Despite my initial concerns for infectious meningoencephalitis, the negative stains, serologies, and cultures of the blood, CSF, and lymph nodes in the setting of a normal immune system and no suspect exposure substantially lower this probability. Arthropod‐borne viruses are still possible, especially West Nile virus, because the serological tests are less sensitive early in the illness, acknowledging that the absence of fever, weakness, and known mosquito bites detracts from this diagnosis. Pathogens that cause regional lymphadenopathy and encephalitis such as Bartonella remain possibilities, as the history of exposure to a kitten can be easily overlooked.

Rheumatologic disorders merit close attention in a young woman, but the negative ANA makes lupus cerebritis unlikely, and the 2 angiograms did not detect evidence of vasculitis. Finally, there is the question of malignancy and other miscellaneous infiltrative disorders (such as sarcoid), which are of importance here because of the multifocal cortical involvement on imaging.

At this point, I would resample the CSF for viral etiologies (eg, West Nile virus) and cytology and would send serum Bartonella serologies. If these studies were negative, a brain biopsy, primarily to exclude malignancy but also to uncover an unsuspected process, would be indicated. I cannot make a definitive diagnosis or find a perfect fit here, but in the absence of strong evidence of an infection, I am concerned about a malignancy, perhaps a low‐grade primary brain tumor.

Brain biopsy of the leptomeninges and cortex of the left parietal lobe showed multiple blood vessels infiltrated by lymphocytes, neutrophils, and eosinophils (Fig. 2). The pattern of inflammation was consistent with primary angiitis of the central nervous system (PACNS). The patient received 1 g of intravenous methylprednisolone on 3 consecutive days, followed by oral prednisone and cyclophosphamide. The seizures ceased, and she made steady progress with rehabilitation therapy. Four months after discharge a cerebral angiogram (done to ensure there was no interval evidence of vasculitis prior to tapering therapy) demonstrated patency of all major intracranial arteries and venous sinuses.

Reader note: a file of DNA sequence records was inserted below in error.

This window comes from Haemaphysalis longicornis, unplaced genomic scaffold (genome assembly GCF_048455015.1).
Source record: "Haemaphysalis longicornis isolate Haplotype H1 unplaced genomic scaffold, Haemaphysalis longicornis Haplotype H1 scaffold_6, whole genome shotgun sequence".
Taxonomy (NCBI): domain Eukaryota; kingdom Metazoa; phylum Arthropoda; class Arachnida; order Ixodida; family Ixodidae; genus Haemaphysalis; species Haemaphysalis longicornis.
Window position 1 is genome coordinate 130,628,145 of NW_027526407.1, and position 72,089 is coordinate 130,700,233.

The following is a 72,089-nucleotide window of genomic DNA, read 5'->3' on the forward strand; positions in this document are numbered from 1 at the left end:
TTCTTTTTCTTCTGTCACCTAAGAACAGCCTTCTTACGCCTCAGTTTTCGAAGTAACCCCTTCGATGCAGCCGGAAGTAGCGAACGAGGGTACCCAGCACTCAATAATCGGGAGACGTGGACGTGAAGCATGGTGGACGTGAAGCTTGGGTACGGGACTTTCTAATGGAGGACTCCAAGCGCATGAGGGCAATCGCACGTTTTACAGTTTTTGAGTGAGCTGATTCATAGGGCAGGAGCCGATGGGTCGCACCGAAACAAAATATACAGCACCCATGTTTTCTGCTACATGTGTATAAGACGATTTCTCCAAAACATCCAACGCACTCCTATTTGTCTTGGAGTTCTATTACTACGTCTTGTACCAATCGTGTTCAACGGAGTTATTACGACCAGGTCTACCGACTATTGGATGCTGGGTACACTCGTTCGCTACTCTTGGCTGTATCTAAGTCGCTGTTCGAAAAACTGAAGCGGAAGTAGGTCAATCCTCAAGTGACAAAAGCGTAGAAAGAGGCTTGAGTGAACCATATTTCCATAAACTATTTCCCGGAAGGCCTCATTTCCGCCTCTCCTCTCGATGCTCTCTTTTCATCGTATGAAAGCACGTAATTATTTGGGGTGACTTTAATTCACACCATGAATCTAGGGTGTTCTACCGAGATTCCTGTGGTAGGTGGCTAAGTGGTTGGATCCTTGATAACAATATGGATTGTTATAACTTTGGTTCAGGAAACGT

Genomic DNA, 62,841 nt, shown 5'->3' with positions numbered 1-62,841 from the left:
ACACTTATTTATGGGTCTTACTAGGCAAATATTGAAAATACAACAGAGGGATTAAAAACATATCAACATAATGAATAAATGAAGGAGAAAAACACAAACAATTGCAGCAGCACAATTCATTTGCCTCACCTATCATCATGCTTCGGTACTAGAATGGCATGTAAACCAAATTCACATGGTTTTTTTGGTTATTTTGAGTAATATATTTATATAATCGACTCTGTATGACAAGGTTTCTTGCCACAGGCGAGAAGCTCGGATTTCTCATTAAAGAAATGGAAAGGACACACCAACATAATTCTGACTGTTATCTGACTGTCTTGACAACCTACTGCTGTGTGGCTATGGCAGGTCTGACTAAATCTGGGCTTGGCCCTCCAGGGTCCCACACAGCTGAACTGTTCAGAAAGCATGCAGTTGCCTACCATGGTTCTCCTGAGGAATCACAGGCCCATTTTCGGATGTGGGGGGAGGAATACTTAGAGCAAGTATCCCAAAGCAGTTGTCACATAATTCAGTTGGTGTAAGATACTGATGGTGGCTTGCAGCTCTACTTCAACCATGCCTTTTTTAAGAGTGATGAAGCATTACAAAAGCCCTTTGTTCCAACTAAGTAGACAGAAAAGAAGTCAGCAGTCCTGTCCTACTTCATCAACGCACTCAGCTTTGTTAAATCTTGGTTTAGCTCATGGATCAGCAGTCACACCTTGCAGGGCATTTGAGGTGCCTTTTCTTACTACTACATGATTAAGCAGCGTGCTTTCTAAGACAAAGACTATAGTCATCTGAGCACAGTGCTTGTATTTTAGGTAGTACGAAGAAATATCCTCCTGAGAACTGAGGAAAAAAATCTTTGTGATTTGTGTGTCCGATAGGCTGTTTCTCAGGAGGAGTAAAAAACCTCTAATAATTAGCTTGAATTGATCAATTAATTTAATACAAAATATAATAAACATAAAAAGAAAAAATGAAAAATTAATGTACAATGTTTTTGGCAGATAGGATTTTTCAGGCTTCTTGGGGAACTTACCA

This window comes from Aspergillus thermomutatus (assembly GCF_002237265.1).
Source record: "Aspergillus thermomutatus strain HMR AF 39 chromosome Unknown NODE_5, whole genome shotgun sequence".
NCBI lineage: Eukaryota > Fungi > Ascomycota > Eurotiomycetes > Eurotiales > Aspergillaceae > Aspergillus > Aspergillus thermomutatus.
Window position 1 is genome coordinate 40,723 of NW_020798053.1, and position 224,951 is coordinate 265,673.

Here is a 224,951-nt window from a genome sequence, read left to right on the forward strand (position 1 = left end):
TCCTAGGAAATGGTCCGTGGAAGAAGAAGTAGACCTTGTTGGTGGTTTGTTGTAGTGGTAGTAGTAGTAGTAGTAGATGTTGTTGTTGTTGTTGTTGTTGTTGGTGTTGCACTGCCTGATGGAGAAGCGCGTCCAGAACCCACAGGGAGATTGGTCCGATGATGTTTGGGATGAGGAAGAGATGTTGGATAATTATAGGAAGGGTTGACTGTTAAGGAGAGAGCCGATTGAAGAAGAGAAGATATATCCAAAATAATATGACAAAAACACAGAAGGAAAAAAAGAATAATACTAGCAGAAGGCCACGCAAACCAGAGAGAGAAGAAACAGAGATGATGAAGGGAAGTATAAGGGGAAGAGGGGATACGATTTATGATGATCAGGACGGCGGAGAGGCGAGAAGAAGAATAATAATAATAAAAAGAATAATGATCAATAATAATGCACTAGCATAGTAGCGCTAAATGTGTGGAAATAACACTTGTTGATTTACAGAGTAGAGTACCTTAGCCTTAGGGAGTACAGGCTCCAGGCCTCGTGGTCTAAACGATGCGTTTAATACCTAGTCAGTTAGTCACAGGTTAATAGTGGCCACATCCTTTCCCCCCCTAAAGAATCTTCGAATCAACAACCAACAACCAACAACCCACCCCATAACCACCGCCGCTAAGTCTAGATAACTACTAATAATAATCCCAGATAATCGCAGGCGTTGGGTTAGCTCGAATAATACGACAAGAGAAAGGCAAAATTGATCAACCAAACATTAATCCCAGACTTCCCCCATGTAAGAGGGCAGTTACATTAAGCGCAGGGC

Figure 2

Biopsy of the leptomeninges and cortex of the left parietal lobe showed multiple blood vessels infiltrated by lymphocytes, neutrophils, and eosinophils consistent with PACNS.

COMMENTARY

When a patient presents with symptoms or signs referable to the central nervous system (CNS), hospitalists must simultaneously consider primary neurologic disorders and systemic diseases that involve the CNS. Initial evaluation includes a thorough history and physical examination, basic lab studies, routine CSF analysis, and neuroimaging (often a CT scan of the head). Complicated neurologic cases may warrant more elaborate testing including EEG, brain MRI, cerebral angiography, and specialized blood and CSF studies. Clinicians may still find themselves faced with a patient who has clear CNS dysfunction but no obvious diagnosis despite an exhaustive and expensive evaluation. Several disorders match this profile including intravascular lymphoma, prion diseases, paraneoplastic syndromes, and cerebritis. Primary angiitis of the central nervous system (PACNS), a rare disorder characterized by inflammation of the medium‐sized and small arteries of the CNS, is among these disorders. Although the aforementioned diseases may sometimes have suggestive or even pathognomonic features (eg, the string of beads angiographic appearance in vasculitides), they are challenging to diagnose when such findings are absent.